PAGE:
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Financial Statements - GAAP or Cash Basis? You Decide

This Advisor column was originally published in June 2011.

One of the more interesting questions I’ve been asked by an elected official recently was whether GAAP (generally accepted accounting principles) was better for their city than the non-GAAP alternative offered by the Washington State Auditor's Office. We will explore the issues you should consider as you develop the answer to this question for yourself.

Author's Note: GAAP refers to the use of recognized standards for external financial reporting. There are GAAP for the private sector established by the Financial Accounting Standards Board, and the public sector largely established by the Government Accounting Standards Board (GASB). You can learn more about the GASB at This article will always be referring to the GASB form of GAAP unless otherwise noted.


In the public sector accounting profession this issue is commonly known as GAAP versus Cash (or “Other Comprehensive Basis Of Accounting”). That is the notion that to produce full GAAP statements requires a sophisticated understanding of increasingly complicated standards. This understanding translates into a certain level of costs to maintain the organizational ability to produce GAAP statements. As a result of the high (and growing) costs, the arguments for an acceptable alternative have increasingly grown louder.

The key to this discussion is the word “acceptable”. Any alternative to GAAP must have some basis for evaluation by outside parties. If the purpose of producing such financial statements is to illustrate the financial condition and results of operations for an organization – then we need standards to assure us that the illustration is sound. If there were no alternative to GAAP – we accountants could make up most any way to illustrate the effect of financial transactions, call it a report and offer it to those interested. Clearly some guidelines for the basis of presentation which provides commonly understood information is much better.

Washington State’s Innovative Approach

Many years ago the Washington State Auditor was granted the responsibility to prescribe a system of accounting and reporting for local governments in Washington State (RCW 43.09.200). To respond to this obligation the Auditor’s Office (SAO) created the “Budgeting, Accounting and Reporting System” (commonly known as BARS). Recognizing the concerns related to the amount of effort and resource required to comply with GAAP described above, the SAO created two sets of such guidelines for use by local governments. These are referred to as GAAP and a non-GAAP cash basis of accounting and reporting (Those of us who have been doing this for a while remember these options as Category 1 and Category 2 reporting respectively). Essentially the cash basis of accounting and reporting is an “OCBOA” approach. These are documented in the SAO’s BARS manuals (there is a separate manual for each set of guidelines).

The result is that most of Washington State’s local governments use the cash basis manual as the guide for their accounting and reporting obligations. Over the years there has been a lot of discussion about who should use which set of guidelines. The SAO has the authority to dictate the answer to this question – but most recently delegated that decision to the policymakers of each entity (an approach which I happen to agree with). With 75% of cities in Washington being less than 10,000 in population it seems appropriate that a “cash” approach to accounting and reporting be available.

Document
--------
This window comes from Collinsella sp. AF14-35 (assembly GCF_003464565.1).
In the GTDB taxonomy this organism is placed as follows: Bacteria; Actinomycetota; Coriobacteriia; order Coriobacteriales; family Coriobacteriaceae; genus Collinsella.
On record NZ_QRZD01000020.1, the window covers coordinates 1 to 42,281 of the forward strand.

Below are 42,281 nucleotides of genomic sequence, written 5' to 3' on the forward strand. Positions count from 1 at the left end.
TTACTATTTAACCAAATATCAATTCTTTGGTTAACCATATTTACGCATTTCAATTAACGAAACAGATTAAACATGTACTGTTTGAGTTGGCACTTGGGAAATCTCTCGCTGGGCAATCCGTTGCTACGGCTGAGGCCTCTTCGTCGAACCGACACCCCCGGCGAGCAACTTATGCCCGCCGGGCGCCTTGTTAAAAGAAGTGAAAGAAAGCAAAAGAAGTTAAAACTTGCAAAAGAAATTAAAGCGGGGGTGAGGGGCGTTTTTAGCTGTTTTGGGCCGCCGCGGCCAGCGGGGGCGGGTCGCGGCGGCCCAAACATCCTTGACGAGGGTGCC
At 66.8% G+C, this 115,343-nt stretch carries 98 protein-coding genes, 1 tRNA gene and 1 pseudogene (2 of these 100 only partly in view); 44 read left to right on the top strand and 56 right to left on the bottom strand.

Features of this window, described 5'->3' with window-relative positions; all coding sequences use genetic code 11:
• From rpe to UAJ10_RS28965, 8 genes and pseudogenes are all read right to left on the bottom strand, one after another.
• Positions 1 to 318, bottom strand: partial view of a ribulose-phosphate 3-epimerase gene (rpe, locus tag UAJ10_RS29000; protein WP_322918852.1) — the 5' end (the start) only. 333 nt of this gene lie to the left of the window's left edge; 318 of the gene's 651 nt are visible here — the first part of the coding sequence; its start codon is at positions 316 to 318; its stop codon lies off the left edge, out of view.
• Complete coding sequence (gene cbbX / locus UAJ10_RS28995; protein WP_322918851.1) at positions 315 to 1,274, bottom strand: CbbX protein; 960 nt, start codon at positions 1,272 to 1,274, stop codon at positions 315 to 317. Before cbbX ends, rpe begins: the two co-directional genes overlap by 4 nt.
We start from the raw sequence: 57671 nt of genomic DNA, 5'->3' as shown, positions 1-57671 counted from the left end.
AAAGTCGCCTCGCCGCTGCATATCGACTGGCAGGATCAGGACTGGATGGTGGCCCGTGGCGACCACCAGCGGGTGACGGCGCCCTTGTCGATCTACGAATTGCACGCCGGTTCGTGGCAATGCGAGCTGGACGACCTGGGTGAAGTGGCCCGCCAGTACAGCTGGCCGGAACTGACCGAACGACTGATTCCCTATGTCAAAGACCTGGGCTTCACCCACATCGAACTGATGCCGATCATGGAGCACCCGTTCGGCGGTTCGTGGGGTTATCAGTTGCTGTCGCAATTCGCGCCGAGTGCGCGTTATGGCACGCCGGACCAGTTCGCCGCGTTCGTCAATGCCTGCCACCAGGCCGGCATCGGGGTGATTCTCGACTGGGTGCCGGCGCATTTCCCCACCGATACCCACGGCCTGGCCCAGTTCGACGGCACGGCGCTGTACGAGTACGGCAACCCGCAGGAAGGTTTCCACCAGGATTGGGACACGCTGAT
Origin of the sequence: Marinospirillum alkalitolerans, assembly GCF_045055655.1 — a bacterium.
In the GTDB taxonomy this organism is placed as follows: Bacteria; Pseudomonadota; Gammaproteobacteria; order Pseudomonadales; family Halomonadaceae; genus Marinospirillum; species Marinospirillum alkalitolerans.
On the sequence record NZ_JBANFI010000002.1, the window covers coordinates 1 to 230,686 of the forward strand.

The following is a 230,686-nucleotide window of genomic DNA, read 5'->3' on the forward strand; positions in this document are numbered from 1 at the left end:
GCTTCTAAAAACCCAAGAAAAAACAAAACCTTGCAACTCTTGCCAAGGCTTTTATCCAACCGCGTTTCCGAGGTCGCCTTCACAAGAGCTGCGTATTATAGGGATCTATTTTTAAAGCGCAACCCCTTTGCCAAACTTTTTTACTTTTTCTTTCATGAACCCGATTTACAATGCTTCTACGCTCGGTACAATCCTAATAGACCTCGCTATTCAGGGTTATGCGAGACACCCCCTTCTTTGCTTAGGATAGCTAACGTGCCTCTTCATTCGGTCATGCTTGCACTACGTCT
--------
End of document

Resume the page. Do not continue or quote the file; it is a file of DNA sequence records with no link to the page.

Making the Choice – Using GAAP or OCBOA

I’m not familiar with any recent studies on what it actually costs a local government to use GAAP standards rather than an OCBOA (such as Washington State’s cash). However the complexity of complying with GAAP has become increasingly challenging. Recent and significant changes have certainly added to the complexity and therefore to the cost. Of these changes the following are the most notable (in my opinion) in part due to their broad applicability to most local entities:

  • GASB Statement 34 – This statement was a fundamental change in what constituted core financial statements. It introduced full accrual accounting for governmental activity at the entity wide level. This required the capitalization and depreciation of assets in the entity wide statements for governmental activities (such as roads, trails and parks) as well as the recognition of long-term liabilities on the balance sheets (such as debt, compensated absences and others). It introduced the entity wide statements referred to above and the crosswalk between them and the fund level statements (in many cases using a different basis of accounting).
  • GASB Statement 45 (and related statements) – while previous GASB statements dealt with the complicated issue of accounting for and reporting on public employee pensions, GASB 45 introduced the issue of “other post-employment benefits”. This new reporting obligation required an assessment of the medical or other benefits promised to qualifying public employees after the termination of their employment.
  • GASB Statement 54 – covering a wide variety of issues, including fund classifications (especially for special revenue funds) and fund balance classifications.
    The reason I’ve included this statement on this list is the additional complications in such areas as sorting through capital improvement related expenditures to properly classify them as resulting in a capital asset and those that do not; refinements in the classifications of special revenue funds; and refinements in the classifications of fund balances. While not individually significant these changes together continue to add to the complexities of complying with GAAP.

GASB is not done yet and there is no end to their development of new standards in sight. The latest adopted statement of a substantive nature is number 60 - Service Concession Arrangements. They are also contemplating expanding the scope of GAAP to include fiscal sustainability issues. The complexity of complying with GAAP is significant and growing more challenging all the time.

An Argument for GAAP